Friday, 2 December 2016

A Clean Well-Lighted Place

There are no more bars in Toronto.
I know this might be somewhat of an exaggeration, but let me tell my story.
I was trudging up Yonge Street with a friend. Because her car was parked near Yonge and Wellesley, and we were down by College, we were looking for a bar there.
We couldn’t find a single one.
Pardon me - there was an establishment that featuring a flashing light that said LCBO in the window, but the place was called, I think, Fry. 
The name suggested it was something more of a restaurant than purely a drinking establishment.
You see, I remember a day when if you walked up Yonge Street from College to Wellesley you would find a number of bars.
Now. Nothing.
Let me make it clear; I am not including in my category of bar a licensed restaurant. A licensed restaurant is something else entirely. I do not wish to go out for a drink and find myself surrounded with parties of any kind. I use the term party in both senses; quite literally a celebration, as well as a large group of people. Families, for instance. All celebrating Aunt Maisie’s birthday and eating chicken wings. Or a bunch of guys pinching waitresses and watching a ball game. That is not what I consider to be a bar.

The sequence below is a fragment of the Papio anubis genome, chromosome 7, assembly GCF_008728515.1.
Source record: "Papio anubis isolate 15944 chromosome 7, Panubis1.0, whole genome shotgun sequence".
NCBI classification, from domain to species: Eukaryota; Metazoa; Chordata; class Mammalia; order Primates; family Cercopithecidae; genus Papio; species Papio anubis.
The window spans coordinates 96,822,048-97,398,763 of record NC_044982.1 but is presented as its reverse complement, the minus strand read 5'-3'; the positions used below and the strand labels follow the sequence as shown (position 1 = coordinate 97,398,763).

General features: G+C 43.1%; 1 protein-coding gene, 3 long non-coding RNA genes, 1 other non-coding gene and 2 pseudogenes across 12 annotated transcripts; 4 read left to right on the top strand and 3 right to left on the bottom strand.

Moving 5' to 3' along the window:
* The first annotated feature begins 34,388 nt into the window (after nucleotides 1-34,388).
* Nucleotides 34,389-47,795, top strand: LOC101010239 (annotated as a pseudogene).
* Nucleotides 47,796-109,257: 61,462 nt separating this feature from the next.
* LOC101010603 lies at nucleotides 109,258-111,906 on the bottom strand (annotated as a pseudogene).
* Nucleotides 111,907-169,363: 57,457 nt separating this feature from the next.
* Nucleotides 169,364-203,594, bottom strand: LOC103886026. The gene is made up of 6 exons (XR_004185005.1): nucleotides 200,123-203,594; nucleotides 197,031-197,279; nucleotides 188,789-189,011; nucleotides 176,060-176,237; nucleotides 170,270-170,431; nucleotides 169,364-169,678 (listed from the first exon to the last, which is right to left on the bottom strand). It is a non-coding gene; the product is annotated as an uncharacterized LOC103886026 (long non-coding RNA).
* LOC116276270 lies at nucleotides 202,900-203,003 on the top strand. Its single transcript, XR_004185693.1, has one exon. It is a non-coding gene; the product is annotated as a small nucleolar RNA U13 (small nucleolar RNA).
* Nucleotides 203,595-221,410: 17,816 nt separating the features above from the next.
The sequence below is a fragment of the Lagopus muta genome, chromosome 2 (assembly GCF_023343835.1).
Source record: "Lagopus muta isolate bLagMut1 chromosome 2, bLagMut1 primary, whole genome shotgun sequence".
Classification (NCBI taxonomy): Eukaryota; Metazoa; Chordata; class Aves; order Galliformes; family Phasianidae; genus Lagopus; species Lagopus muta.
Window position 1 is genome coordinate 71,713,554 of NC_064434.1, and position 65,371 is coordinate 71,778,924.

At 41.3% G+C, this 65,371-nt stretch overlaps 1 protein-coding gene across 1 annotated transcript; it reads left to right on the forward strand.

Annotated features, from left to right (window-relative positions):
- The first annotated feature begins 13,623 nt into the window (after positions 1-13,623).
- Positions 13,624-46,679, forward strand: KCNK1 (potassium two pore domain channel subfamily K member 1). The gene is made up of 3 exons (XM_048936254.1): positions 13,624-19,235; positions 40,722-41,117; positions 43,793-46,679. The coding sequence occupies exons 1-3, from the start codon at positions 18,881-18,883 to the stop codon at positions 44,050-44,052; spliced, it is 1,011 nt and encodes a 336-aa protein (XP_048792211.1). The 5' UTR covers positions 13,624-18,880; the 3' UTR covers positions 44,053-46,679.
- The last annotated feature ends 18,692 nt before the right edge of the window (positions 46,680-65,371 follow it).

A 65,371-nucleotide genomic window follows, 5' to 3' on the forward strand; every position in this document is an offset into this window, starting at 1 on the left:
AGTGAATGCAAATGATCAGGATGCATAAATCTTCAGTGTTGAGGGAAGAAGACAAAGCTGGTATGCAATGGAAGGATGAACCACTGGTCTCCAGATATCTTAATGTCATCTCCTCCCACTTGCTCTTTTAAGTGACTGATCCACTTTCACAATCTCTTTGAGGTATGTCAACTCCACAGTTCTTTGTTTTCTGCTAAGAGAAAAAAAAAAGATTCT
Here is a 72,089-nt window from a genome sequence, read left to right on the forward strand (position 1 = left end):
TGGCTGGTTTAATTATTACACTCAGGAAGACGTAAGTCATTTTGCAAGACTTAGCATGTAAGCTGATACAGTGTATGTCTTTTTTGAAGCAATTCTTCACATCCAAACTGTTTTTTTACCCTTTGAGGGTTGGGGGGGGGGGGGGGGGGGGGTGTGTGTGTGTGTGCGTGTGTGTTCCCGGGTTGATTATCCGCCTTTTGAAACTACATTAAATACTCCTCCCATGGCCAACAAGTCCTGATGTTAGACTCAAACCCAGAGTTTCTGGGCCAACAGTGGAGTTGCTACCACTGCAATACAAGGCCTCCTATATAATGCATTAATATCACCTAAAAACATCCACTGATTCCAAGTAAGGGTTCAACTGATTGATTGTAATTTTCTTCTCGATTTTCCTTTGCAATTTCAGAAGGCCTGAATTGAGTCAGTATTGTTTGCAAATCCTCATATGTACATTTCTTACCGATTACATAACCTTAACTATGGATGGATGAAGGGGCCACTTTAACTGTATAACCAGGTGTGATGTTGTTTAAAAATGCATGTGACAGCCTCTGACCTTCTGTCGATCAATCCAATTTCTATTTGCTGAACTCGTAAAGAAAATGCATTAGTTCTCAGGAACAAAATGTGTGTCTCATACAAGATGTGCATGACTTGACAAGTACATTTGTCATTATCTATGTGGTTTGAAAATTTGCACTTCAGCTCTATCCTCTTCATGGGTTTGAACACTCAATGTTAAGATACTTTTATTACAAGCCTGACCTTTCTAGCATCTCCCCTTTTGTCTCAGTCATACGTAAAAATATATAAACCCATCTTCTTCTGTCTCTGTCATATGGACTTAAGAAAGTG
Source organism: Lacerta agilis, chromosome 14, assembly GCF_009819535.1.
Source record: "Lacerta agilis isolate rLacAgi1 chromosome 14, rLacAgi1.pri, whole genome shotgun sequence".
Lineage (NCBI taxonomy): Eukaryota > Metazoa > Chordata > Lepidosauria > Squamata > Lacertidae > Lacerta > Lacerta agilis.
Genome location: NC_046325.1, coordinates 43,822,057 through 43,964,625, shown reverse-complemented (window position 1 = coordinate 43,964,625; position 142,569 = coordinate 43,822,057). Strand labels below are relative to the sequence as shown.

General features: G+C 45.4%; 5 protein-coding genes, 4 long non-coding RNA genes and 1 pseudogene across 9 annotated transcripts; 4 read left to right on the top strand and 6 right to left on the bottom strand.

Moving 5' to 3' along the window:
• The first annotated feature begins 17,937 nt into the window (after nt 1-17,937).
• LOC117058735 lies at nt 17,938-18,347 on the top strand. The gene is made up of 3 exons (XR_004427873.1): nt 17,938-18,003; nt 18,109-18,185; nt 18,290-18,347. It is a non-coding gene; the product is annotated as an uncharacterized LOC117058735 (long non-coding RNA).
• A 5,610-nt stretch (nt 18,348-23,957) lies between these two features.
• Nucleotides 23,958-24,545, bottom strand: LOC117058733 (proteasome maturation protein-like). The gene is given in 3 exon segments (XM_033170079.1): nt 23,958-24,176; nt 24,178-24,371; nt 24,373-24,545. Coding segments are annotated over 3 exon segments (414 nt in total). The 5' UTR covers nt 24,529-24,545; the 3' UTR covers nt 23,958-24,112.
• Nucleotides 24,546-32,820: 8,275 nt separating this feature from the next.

Where have all the bars gone? 
My suspicion is that it is a sign of the times. First of all, nobody goes out anymore, now that there’s Netflix. And secondly, condos are not conducive to bars. They are considered noisy by condo dwellers who also suspect that they have the capacity to attract the ‘wrong’ crowd.
The concept of a bar— for those young-un’s who may never experienced one - is most cannily described by Ernest Hemingway in his short story A Clean, Well Lighted Place. This story offers a great way to get a down and dirty introduction to Ernest Hemingway’s oeuvre — if you would rather skip his more ponderous macho masterpieces.
In A Clean Well-Lighted Place a lonely man explains his reason for looking for a bar: he quite simply needs a refuge from the overwhelming ‘nothingness’ of life.
This is exactly what I imagine a bar to be. 
In my imagination, this is a bar.
There is a woman on a barstool, a bit frowzy — she’s certainly been around the block. She’s easy — or was easy — in better days. The bartender — there’s something welcoming about him; you long to tell him your problems. There is a man sitting at the other end of the bar, all by himself. He is talking very obsessively and semi-philosophically with the bartender about something — the bartender is only half listening. The man appears to be quite thoughtful but perhaps also somewhere on the autism scale. (I sat next to a man like this in a bar in Hamilton the other day —yes, they still have bars in Hamilton — and he kept talking about his dog — ‘I loved that dog,” he would say and then, after a short pause “I mean I really loved that dog.”) Off in  the corner somewhere would be a young man, with a guitar, rolling a cigarette. He would have long hair and be darkly handsome. He would be lonely, and be looking for someone to talk to or— (best case scenario) whatever.
That’s my idea of a bar.
And nobody would ever ask you  —“Would you like some wings with that?”